BeBe: With the exposure over the past 5 years that androgynous modes have received wearing both men and women’s clothing on the runway, do you see this type of discussion on gender-specific modeling being irrelevant in the next 5 years?
Cory Wade: Absolutely! People are starting to recognize that clothing doesn’t have to be gender exclusive. People have both masculine and feminine energy regardless of their gender classification. You shouldn’t feel restricted to only wearing heels and a dress if you are a girl, or a button-down (shirt) and slacks if you are a boy. People should feel free to express themselves in fashion however they want and not be afraid of what others might think.
BeBe: Why do think women have been able to break that barrier of gender classified clothing easier than men? Women wearing menswear has long become common place.
Cory Wade: I think it’s because “women’s wear” tends to be more glamorous and when you see it on men it doesn’t look as understated as seeing “menswear” on a woman. But, I also think women have been quicker to realize that clothing in general is an unnatural thing. Fashion is an adapted thing through evolution. Women weren’t meant to walk in heels or wear make-up. Nobody was meant to.
Rain Dove andCory Wadewill be Celebrity Models at the inaugural Queer Fashion Week presented by fiveTEN Oakland Events April 16-19 in Oakland. For more information and event passes to Queer Fashion Week go to www.queerfashionweek.com
They were apart of the second British invasion bringing to America their New Romantic fashion and their music of soul, funk, jazz and synth-pop mixture which included stateside hits like True, Gold, and Only When You Leave. Spandau Ballet was one of the most successful bands of the 1980s with ten Top Ten singles and five Top Ten albums in the U.K. Tony Hadley’s smooth vocals over the sophisti-pop sound created by the musicianship of band mates Gary Kemp, Martin Kemp, John Keeble and Steve Norman amassed a sound that became as distinctive as their band name. But with only a few small concert tours, and even viewer television appearances, in America, the band had a bad break up after 11 years of success. “We had a pretty acrimonious fallout that is pretty well documented,” said Tony Hadley. “It wasn’t good.”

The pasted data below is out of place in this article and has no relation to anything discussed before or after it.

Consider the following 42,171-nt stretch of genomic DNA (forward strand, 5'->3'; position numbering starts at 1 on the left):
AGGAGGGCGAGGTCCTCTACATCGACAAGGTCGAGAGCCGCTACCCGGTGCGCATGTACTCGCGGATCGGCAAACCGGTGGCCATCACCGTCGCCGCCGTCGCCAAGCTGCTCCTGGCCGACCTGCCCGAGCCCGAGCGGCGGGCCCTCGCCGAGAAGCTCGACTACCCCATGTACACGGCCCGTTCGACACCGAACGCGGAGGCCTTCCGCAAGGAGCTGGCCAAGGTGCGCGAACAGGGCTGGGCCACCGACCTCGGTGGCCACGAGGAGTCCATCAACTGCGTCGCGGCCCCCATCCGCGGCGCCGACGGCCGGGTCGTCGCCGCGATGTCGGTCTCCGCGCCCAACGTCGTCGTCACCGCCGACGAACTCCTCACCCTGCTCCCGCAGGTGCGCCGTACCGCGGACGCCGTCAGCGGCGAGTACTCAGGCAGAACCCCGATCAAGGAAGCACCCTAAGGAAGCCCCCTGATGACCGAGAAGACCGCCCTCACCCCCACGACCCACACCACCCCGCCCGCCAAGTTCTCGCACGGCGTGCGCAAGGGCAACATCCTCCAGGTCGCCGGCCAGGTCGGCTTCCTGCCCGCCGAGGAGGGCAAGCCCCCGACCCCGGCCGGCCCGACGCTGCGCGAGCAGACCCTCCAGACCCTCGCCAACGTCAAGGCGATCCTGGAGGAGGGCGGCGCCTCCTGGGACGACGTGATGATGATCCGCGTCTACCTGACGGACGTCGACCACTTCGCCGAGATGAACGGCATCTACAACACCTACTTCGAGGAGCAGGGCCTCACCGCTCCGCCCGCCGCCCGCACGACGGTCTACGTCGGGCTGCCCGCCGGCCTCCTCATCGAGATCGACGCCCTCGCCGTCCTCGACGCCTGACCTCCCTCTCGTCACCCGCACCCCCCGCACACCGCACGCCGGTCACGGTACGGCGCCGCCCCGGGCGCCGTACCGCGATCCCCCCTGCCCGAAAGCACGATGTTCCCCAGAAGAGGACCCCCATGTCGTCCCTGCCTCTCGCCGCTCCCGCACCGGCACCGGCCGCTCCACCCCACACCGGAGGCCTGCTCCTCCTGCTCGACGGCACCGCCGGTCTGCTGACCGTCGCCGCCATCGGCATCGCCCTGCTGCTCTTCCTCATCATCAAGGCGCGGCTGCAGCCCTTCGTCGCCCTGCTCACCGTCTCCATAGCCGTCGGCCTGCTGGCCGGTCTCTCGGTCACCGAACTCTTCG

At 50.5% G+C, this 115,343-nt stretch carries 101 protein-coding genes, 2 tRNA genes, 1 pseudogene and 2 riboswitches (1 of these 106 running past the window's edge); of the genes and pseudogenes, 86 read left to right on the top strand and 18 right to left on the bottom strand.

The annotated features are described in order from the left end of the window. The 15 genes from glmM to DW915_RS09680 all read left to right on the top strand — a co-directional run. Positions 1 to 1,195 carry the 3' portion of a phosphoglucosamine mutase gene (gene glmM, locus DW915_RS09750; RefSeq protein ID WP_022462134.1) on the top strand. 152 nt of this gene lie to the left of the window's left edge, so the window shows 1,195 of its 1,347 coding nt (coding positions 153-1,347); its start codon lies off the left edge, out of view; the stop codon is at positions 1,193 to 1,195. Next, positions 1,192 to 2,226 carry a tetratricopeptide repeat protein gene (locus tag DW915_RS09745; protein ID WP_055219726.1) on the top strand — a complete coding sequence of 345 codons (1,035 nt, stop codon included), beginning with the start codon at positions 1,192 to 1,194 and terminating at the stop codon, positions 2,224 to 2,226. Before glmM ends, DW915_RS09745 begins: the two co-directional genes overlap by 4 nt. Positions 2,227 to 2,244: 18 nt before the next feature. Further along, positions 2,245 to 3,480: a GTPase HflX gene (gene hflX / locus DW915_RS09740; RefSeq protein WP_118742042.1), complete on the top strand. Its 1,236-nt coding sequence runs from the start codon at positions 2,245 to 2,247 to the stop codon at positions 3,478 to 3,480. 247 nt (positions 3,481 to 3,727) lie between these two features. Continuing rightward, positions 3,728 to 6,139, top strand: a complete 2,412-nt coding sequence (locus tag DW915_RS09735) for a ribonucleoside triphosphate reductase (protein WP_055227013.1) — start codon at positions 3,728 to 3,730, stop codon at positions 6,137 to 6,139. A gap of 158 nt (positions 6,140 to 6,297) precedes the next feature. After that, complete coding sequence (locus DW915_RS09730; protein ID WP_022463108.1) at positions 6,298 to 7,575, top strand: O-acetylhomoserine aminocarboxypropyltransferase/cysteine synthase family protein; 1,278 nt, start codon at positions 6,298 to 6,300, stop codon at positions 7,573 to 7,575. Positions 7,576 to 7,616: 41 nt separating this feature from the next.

After much “soul searching”and fan prodding, Spandau Ballet reunited in 2009 ceremoniously earning the Best Comeback Award at the Virgin Media Awards after a sold-out world tour and the release of U.K. Top Ten Album Once More. “ As far as I was concerned, we were never going to get back together ever again,” Hadley said about Spandau Ballet’s break up. Tony credits a “ tremendous ground-level support from the fans” to the band’s successful reunion. However, the long awaited reunion has been become more like a series of Cher’s Farewell Tours. After the band’s well received return to live performance an studio recording, their new togetherness took another hiatus for another 4 years. “I always said that what would sort of be nice, like Phil Collins and Genesis really, every now and again we get back together and have a good time and remember the old times, and then we go off and do our own thing,” explains Hadley. True (pun intended) to form, 2014 brought the band back with yet another greatest hits compilation album, The Story – The Very Best of Spandau Ballet, sprinkled with three new songs, and a new documentary Soul Boys of the Western World which follows band during their 1980s heyday. Thankfully for their fans worldwide, including America, Spandau Ballet embarks on a Soul Boys of the Western World Tour which kicks of January 23 in San Francisco touring U.S. through February before heading throughout the rest of world ending the tour in September. It has been almost 30 years since the band has toured America.